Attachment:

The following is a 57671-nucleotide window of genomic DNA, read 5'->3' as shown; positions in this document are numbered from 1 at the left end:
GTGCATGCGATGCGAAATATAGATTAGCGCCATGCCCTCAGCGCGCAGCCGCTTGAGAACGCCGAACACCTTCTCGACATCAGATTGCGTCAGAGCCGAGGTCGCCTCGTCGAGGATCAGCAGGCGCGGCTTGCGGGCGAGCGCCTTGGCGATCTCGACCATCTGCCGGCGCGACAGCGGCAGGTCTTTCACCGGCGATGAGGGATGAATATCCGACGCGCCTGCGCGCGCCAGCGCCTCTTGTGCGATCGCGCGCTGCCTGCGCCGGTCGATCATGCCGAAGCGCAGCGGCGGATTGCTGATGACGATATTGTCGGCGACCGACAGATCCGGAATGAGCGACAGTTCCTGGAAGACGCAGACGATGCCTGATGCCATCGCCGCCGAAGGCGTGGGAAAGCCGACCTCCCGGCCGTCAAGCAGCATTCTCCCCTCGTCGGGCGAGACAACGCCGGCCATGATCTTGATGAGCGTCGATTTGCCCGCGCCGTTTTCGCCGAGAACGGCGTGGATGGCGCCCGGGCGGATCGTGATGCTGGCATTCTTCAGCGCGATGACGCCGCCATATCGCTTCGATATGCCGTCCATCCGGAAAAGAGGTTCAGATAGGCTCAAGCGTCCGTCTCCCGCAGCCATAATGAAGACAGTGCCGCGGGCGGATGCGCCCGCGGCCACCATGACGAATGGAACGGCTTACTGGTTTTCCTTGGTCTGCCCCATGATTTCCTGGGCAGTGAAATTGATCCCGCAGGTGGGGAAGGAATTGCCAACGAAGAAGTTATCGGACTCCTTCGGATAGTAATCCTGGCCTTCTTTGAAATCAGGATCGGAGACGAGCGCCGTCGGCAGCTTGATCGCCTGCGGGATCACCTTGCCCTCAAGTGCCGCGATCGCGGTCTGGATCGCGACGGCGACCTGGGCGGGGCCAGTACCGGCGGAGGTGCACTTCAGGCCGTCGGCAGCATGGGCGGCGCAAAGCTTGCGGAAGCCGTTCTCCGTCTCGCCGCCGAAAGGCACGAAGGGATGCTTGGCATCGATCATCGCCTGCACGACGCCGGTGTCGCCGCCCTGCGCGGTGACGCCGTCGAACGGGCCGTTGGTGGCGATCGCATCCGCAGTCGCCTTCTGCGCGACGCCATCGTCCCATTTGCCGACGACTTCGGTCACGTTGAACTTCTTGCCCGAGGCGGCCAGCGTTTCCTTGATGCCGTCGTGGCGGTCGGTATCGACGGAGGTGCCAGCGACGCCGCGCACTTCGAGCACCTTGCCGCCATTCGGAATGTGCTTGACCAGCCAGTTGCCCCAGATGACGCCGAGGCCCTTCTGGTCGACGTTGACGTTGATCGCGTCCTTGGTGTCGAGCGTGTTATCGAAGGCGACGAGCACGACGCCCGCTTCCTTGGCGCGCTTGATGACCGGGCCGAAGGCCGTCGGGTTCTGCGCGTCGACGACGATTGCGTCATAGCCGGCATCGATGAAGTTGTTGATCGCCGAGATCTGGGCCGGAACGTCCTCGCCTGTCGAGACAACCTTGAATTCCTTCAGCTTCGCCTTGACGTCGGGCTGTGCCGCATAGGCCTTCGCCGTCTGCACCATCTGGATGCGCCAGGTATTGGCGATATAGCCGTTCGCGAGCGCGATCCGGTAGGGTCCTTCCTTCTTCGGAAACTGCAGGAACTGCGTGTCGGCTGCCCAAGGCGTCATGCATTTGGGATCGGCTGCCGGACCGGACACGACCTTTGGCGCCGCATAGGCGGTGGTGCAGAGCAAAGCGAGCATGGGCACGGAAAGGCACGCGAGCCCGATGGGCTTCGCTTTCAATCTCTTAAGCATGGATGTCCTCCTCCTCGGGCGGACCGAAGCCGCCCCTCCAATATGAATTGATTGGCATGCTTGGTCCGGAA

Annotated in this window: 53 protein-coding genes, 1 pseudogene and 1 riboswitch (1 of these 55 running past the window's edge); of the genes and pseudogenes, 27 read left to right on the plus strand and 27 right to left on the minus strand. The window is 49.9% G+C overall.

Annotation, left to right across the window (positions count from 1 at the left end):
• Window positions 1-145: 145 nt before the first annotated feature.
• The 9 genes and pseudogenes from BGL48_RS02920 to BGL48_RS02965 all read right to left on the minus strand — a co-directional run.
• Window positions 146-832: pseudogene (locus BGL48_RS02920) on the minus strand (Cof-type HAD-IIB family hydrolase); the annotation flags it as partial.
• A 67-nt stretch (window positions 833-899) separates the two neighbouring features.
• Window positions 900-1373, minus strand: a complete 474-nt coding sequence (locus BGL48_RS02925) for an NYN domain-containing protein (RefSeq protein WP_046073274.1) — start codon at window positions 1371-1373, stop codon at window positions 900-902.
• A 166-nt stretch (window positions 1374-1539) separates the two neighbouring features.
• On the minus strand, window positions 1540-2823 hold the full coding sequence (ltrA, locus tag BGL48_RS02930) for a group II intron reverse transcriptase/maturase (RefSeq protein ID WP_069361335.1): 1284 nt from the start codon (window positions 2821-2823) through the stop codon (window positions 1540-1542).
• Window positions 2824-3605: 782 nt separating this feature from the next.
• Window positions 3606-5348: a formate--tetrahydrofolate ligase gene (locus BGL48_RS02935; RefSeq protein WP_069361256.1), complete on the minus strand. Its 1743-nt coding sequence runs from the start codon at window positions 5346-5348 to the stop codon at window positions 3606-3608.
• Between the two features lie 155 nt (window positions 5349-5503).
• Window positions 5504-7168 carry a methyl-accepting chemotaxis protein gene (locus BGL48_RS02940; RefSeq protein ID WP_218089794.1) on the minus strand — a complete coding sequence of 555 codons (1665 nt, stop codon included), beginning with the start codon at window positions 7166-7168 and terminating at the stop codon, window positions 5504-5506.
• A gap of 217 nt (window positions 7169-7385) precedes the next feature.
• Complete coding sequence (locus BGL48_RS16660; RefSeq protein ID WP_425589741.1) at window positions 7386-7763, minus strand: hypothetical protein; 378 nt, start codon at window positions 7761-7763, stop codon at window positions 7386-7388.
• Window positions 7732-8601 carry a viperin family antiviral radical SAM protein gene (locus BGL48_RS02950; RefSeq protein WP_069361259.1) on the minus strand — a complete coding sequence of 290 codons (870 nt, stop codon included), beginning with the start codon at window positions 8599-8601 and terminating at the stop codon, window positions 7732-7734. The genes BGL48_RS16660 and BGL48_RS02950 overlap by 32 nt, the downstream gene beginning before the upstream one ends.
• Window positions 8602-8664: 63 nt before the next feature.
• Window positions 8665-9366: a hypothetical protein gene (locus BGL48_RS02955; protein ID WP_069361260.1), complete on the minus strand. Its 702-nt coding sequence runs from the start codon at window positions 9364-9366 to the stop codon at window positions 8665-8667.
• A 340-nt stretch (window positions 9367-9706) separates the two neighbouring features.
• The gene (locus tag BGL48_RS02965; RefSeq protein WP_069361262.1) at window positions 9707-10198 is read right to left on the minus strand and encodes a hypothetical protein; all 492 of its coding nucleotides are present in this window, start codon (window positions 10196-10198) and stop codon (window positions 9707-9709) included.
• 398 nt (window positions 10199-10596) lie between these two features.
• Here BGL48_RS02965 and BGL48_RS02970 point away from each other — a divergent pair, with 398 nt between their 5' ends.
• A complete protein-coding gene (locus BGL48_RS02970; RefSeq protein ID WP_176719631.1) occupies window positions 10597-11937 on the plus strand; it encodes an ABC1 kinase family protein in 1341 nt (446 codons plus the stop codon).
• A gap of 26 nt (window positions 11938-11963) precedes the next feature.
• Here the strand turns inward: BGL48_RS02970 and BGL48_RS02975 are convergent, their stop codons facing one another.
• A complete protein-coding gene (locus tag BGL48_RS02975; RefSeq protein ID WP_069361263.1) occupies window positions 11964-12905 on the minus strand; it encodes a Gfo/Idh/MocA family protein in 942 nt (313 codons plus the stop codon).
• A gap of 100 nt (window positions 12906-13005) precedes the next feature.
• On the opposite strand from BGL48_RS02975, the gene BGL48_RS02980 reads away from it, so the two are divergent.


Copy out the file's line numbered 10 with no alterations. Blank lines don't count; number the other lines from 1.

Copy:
• A 166-nt stretch (window positions 1374-1539) separates the two neighbouring features.